AES Journal Forum

Source—Filter Modeling in the Sinusoid Domain

(Subscribe to this discussion)

Document Thumbnail

A theory for modeling sound sources as a combination of a source and filter parts is useful in timbre analysis and synthesis. In this model the sound is represented as a sparse sum of sine waves, each of which is characterized by a slowly varying amplitude and frequency. Two methods are considered for deriving the parameters of the model: slow variation (SV) and filter bank (FB). The FB method better follows the global spectral envelope, while the SV method better follows local amplitude–frequency dependencies. Real and synthetic sounds are analyzed in detail.

JAES Volume 58 Issue 10 pp. 795-808; October 2010
Publication Date:

Click to purchase paper as a non-member or you can login as an AES member to see more options.

(Comment on this paper)

Comments on this paper

Default Avatar
Krishnamoorthy P

Comment posted November 24, 2010 @ 20:25:19 UTC (Comment permalink)

Dear Authors:

The article is really good. Is this source filter modelling based on sinusoidal analysis can be used for some kind of audio classification work? Like Speech-music classification. Generally the nature of the sinusoidal components will differ for these two signals.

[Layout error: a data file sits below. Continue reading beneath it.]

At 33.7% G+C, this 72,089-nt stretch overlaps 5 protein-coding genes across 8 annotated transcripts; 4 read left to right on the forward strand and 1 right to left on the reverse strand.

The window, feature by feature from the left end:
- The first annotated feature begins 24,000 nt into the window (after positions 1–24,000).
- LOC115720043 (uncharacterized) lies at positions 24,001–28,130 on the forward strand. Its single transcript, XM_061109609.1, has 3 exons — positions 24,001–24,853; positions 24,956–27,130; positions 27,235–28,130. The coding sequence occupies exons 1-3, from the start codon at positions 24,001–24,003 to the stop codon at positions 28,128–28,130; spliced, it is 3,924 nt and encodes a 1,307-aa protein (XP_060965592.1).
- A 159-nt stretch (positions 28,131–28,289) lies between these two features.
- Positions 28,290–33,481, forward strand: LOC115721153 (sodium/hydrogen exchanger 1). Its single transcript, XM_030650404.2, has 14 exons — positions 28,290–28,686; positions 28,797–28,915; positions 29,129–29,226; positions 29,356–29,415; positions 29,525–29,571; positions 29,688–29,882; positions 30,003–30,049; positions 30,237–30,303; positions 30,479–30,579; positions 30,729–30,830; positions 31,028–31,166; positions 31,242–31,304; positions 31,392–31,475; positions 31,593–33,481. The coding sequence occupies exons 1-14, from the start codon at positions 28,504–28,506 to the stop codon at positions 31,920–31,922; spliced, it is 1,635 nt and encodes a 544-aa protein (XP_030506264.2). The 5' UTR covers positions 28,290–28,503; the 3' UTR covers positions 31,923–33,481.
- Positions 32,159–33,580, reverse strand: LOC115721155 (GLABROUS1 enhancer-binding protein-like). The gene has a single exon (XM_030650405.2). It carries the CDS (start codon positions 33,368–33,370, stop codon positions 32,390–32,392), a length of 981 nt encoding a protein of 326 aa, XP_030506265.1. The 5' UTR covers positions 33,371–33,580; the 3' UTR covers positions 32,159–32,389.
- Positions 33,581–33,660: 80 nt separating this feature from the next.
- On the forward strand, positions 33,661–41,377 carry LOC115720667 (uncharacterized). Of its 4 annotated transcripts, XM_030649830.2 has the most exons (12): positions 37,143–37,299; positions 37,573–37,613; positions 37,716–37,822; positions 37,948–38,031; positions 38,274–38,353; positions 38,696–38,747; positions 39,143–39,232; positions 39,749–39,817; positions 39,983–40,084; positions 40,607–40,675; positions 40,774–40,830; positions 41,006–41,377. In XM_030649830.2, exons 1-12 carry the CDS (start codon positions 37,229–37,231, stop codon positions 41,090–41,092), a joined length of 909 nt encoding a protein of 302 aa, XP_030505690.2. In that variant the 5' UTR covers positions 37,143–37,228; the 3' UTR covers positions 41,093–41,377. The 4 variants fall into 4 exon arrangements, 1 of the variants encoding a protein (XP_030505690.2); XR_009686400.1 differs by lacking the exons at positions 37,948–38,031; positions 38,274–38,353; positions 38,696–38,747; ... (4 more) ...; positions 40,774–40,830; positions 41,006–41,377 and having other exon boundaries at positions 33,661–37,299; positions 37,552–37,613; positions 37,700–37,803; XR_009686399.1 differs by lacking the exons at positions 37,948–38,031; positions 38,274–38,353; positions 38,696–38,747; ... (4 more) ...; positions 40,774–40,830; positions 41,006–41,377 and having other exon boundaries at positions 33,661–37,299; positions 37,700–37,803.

Default Avatar
Author Response
Xue Wen

Comment posted December 12, 2010 @ 16:25:36 UTC (Comment permalink)

Unlike usual audio features directly computable from waveform/spectrum and representing the whole audio in some way, the harmonic sinusoidal model only catches the features of ONE pitched component in the sound, so that it is not advisable to use any variable computed from this model as a feature of the whole audio. Take speech/music classification as an example, a feature computed from the harmonic sinusodal model will be useful to tell if a harmonic component within the sound is more likely to be voiced speech or some musical instrument note, but will not tell you whether the sound, as a mixture of various components, is speech or music, unless the sound is monophonic. At Munich convention last year we had demonstrated how we transform one spoken phoneme into another or transform speech to musical instrument and back. This indicates that the model hosts enough information for phoneme or instrument classification.

By the way, sound examples used in this paper can be found by clicking here.

Subscribe to this discussion

RSS Feed To be notified of new comments on this paper you can subscribe to this RSS feed. Forum users should login to see additional options.

Join this discussion!

If you would like to contribute to the discussion about this paper and are an AES member then you can login here:

If you are not yet an AES member and have something important to say about this paper then we urge you to join the AES today and make your voice heard. You can join online today by clicking here.

AES - Audio Engineering Society